A droplet sitting on a silica surface containing the novel omniphobic, bio-inspired microtexture. Image: KAUST 2018.
A droplet sitting on a silica surface containing the novel omniphobic, bio-inspired microtexture. Image: KAUST 2018.

Researchers have developed a novel eco-friendly, coating-free strategy for making solid surfaces liquid repellent, which is crucial for transporting large quantities of liquids through pipes.

Himanshu Mishra and his colleagues in the Water Desalination and Reuse Center at King Abdullah University of Science and Technology (KAUST) in Saudi Arabia have engineered nature-inspired surfaces that help to decrease frictional drag at the interface between liquids and pipe surfaces. They report their work in a paper in Nature Communications.

Piping networks are ubiquitous to many industrial processes ranging from the transport of crude and refined petroleum to irrigation and water desalination. However, frictional drag at the liquid-solid interface tends to reduce the efficiency of these processes.

Conventional methods for reducing drag rely solely on chemical coatings, which generally consist of perfluorinated compounds. When applied to rough surfaces, these coatings tend to trap air at the liquid-solid interface, which reduces contact between the liquid and the solid surface. This enhances the surface omniphobicity, or ability to repel both water- and oil-based liquids.

"But if the coatings get damaged, then you are in trouble," says Mishra, noting that the coatings can break down under abrasive and high temperature conditions.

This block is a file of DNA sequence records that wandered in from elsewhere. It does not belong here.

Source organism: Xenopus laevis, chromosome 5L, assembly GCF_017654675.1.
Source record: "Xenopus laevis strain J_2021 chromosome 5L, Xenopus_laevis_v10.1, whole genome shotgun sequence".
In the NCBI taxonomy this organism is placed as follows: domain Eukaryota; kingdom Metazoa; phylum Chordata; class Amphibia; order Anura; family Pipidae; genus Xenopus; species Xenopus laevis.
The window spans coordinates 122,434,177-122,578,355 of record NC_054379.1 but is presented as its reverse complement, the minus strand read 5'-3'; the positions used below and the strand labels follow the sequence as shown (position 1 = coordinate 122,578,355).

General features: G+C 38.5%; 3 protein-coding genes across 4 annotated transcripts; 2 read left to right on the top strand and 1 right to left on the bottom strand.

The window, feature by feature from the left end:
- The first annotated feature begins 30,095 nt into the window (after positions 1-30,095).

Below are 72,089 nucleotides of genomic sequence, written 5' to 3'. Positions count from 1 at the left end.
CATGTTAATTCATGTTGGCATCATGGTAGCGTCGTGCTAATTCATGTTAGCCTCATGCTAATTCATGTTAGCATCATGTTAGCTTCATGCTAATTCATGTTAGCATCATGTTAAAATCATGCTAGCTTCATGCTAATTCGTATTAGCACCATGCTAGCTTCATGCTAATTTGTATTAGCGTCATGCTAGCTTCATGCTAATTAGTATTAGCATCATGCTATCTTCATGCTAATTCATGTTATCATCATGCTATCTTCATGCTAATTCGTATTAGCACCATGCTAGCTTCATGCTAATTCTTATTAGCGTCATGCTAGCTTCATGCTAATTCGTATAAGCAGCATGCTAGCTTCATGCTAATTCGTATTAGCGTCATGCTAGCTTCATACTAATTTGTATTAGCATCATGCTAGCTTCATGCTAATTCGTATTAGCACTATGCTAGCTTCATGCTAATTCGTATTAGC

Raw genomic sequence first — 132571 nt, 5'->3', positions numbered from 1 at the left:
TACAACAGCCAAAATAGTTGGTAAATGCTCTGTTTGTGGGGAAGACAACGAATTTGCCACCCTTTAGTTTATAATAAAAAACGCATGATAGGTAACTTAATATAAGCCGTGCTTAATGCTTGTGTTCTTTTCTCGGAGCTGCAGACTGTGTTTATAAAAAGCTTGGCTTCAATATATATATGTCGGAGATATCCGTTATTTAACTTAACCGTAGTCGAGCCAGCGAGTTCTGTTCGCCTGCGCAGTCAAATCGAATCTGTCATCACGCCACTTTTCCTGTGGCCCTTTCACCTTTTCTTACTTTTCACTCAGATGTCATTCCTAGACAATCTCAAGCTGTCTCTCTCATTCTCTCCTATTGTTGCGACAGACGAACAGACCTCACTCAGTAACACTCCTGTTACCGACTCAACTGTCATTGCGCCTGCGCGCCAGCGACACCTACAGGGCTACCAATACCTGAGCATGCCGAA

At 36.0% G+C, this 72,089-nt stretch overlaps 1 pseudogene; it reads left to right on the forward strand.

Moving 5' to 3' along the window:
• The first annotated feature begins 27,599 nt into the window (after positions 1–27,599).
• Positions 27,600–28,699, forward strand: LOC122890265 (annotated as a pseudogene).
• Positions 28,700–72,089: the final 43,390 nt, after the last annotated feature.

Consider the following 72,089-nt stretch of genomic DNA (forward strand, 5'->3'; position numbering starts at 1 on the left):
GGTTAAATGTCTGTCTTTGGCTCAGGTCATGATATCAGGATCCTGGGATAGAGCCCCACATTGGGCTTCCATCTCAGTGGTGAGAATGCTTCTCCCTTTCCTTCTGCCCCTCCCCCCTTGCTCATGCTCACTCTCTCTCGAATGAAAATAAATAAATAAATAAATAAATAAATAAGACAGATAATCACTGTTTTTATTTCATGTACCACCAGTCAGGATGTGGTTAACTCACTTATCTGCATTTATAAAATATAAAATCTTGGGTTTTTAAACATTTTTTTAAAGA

So Mishra's team developed microtextured surfaces that do not require coatings to trap air when immersed in wetting liquids. They did this by imitating the omniphobic skins of springtails, or Collembola, which are insect-like organisms found in moist soils. The researchers worked at the KAUST Nanofabrication Core Laboratory to carve arrays of microscopic cavities with mushroom-shaped edges, termed doubly re-entrant cavities (DRC), on smooth silica surfaces.

"Through the DRC architecture, we could entrap air under wetting liquids for extended periods without using coatings," says co-author Sankara Arunachalam. Unlike simple cylindrical cavities, which were filled in less than 0.1 seconds on immersion in the solvent hexadecane, the biomimetic cavities retained the trapped air for more than 10,000,000 seconds (115 days).

To learn more about the long-term entrapment of air, the researchers systematically compared the wetting behavior of circular, square and hexagonal DRCs. They found that circular DRCs were the best at sustaining the trapped air.

The researchers also discovered that the vapor pressure of the liquids influences this entrapment. For low-vapor pressure liquids, such as hexadecane, the trapped gas was intact for months. For liquids with higher vapor pressure, such as water, capillary condensation inside the cavities disrupted long-term entrapment.

Using these design principles, Mishra's team is now exploring scalable approaches for generating the mushroom-shaped cavities on the surface of inexpensive materials such as polyethylene terephthalate for frictional drag reduction and desalination. "This work has opened several exciting avenues for fundamental and applied research!" Mishra concludes.

This story is adapted from material from KAUST, with editorial changes made by Materials Today. The views expressed in this article do not necessarily represent those of Elsevier. Link to original source.